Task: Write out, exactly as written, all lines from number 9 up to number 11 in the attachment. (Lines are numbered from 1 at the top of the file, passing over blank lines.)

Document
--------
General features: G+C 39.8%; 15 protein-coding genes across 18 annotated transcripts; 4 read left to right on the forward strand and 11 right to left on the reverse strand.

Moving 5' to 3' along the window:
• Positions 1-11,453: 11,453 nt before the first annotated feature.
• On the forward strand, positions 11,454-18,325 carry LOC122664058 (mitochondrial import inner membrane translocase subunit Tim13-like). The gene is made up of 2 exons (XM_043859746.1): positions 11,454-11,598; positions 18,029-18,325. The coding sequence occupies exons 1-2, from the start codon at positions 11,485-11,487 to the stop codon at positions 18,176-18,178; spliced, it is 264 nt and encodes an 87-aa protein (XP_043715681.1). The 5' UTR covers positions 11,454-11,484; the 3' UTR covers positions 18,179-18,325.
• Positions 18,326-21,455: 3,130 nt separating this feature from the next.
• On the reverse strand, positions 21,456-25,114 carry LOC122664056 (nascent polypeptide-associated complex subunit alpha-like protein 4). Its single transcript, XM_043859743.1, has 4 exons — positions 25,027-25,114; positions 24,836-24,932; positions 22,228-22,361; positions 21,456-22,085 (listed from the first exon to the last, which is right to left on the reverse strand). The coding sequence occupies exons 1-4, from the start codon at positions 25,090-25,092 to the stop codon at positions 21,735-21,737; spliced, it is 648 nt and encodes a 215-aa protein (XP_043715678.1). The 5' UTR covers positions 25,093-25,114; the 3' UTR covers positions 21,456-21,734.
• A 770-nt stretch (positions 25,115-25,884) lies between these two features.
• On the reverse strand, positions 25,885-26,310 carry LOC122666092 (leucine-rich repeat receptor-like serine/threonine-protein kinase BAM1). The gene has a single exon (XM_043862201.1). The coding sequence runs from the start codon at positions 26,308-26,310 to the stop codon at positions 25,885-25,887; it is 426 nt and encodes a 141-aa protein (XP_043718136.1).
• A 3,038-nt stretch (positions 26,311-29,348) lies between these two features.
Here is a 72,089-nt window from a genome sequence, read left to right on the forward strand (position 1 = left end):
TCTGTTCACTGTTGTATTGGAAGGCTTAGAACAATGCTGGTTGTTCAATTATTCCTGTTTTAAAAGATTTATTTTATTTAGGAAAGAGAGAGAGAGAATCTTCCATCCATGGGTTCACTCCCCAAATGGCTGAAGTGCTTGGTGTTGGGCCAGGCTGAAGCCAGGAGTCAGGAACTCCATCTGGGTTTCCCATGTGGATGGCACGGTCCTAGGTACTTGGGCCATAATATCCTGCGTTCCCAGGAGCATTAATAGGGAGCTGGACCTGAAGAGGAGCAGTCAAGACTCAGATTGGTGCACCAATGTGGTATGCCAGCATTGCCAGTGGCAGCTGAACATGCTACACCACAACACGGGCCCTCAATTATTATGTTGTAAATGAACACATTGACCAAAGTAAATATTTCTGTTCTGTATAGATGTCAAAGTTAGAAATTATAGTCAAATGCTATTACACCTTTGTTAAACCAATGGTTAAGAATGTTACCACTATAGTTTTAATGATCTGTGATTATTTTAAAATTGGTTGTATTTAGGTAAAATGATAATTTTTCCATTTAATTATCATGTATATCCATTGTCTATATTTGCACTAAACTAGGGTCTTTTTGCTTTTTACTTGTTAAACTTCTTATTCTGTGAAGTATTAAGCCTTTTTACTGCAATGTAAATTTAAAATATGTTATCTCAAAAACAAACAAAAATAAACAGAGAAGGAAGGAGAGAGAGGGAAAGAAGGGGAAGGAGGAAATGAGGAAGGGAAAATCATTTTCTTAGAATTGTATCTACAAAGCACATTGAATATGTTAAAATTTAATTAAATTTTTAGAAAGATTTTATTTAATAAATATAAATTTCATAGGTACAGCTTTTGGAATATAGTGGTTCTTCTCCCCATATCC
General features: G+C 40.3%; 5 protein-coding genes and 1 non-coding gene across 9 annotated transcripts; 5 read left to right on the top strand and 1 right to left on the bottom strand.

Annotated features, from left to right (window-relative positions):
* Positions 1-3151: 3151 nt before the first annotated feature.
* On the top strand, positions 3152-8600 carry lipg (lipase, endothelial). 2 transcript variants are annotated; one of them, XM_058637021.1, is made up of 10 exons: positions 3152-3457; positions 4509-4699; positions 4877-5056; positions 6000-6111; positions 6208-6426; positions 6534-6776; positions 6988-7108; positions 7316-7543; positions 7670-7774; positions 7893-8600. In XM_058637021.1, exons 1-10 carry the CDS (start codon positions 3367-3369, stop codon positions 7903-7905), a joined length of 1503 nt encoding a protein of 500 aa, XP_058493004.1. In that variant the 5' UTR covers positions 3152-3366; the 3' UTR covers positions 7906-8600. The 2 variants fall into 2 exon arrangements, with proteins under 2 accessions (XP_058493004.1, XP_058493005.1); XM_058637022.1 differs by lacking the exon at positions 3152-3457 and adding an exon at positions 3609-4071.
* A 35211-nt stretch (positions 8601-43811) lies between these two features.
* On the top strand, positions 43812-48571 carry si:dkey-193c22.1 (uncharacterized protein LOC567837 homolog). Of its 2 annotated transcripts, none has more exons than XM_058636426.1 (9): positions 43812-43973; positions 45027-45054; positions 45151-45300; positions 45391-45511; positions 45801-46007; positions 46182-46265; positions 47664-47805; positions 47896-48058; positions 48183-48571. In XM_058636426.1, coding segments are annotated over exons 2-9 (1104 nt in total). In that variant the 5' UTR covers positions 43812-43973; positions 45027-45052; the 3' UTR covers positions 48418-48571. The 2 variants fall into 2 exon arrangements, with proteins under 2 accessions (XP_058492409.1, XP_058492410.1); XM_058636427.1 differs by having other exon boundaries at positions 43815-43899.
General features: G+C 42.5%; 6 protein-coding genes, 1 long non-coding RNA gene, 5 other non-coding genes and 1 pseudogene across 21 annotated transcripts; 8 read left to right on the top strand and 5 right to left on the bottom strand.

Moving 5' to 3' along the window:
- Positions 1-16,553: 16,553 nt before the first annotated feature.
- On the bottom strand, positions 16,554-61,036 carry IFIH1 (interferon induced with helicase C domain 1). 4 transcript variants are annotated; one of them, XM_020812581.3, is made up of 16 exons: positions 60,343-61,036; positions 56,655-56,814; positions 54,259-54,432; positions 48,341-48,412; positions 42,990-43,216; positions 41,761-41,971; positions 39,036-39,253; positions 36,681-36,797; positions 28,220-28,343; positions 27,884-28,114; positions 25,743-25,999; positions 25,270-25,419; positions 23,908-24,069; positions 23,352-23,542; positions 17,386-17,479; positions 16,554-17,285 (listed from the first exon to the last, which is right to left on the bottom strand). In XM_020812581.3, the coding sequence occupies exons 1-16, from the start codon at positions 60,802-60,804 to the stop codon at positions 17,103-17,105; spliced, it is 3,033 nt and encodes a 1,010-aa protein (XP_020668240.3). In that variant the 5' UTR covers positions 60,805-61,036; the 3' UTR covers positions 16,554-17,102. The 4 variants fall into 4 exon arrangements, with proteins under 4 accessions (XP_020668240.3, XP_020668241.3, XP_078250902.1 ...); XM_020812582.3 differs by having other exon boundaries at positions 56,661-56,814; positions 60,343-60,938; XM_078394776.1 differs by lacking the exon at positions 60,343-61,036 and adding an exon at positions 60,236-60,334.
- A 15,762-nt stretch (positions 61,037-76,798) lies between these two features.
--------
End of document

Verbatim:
• A 3,038-nt stretch (positions 26,311-29,348) lies between these two features.
Here is a 72,089-nt window from a genome sequence, read left to right on the forward strand (position 1 = left end):
TCTGTTCACTGTTGTATTGGAAGGCTTAGAACAATGCTGGTTGTTCAATTATTCCTGTTTTAAAAGATTTATTTTATTTAGGAAAGAGAGAGAGAGAATCTTCCATCCATGGGTTCACTCCCCAAATGGCTGAAGTGCTTGGTGTTGGGCCAGGCTGAAGCCAGGAGTCAGGAACTCCATCTGGGTTTCCCATGTGGATGGCACGGTCCTAGGTACTTGGGCCATAATATCCTGCGTTCCCAGGAGCATTAATAGGGAGCTGGACCTGAAGAGGAGCAGTCAAGACTCAGATTGGTGCACCAATGTGGTATGCCAGCATTGCCAGTGGCAGCTGAACATGCTACACCACAACACGGGCCCTCAATTATTATGTTGTAAATGAACACATTGACCAAAGTAAATATTTCTGTTCTGTATAGATGTCAAAGTTAGAAATTATAGTCAAATGCTATTACACCTTTGTTAAACCAATGGTTAAGAATGTTACCACTATAGTTTTAATGATCTGTGATTATTTTAAAATTGGTTGTATTTAGGTAAAATGATAATTTTTCCATTTAATTATCATGTATATCCATTGTCTATATTTGCACTAAACTAGGGTCTTTTTGCTTTTTACTTGTTAAACTTCTTATTCTGTGAAGTATTAAGCCTTTTTACTGCAATGTAAATTTAAAATATGTTATCTCAAAAACAAACAAAAATAAACAGAGAAGGAAGGAGAGAGAGGGAAAGAAGGGGAAGGAGGAAATGAGGAAGGGAAAATCATTTTCTTAGAATTGTATCTACAAAGCACATTGAATATGTTAAAATTTAATTAAATTTTTAGAAAGATTTTATTTAATAAATATAAATTTCATAGGTACAGCTTTTGGAATATAGTGGTTCTTCTCCCCATATCC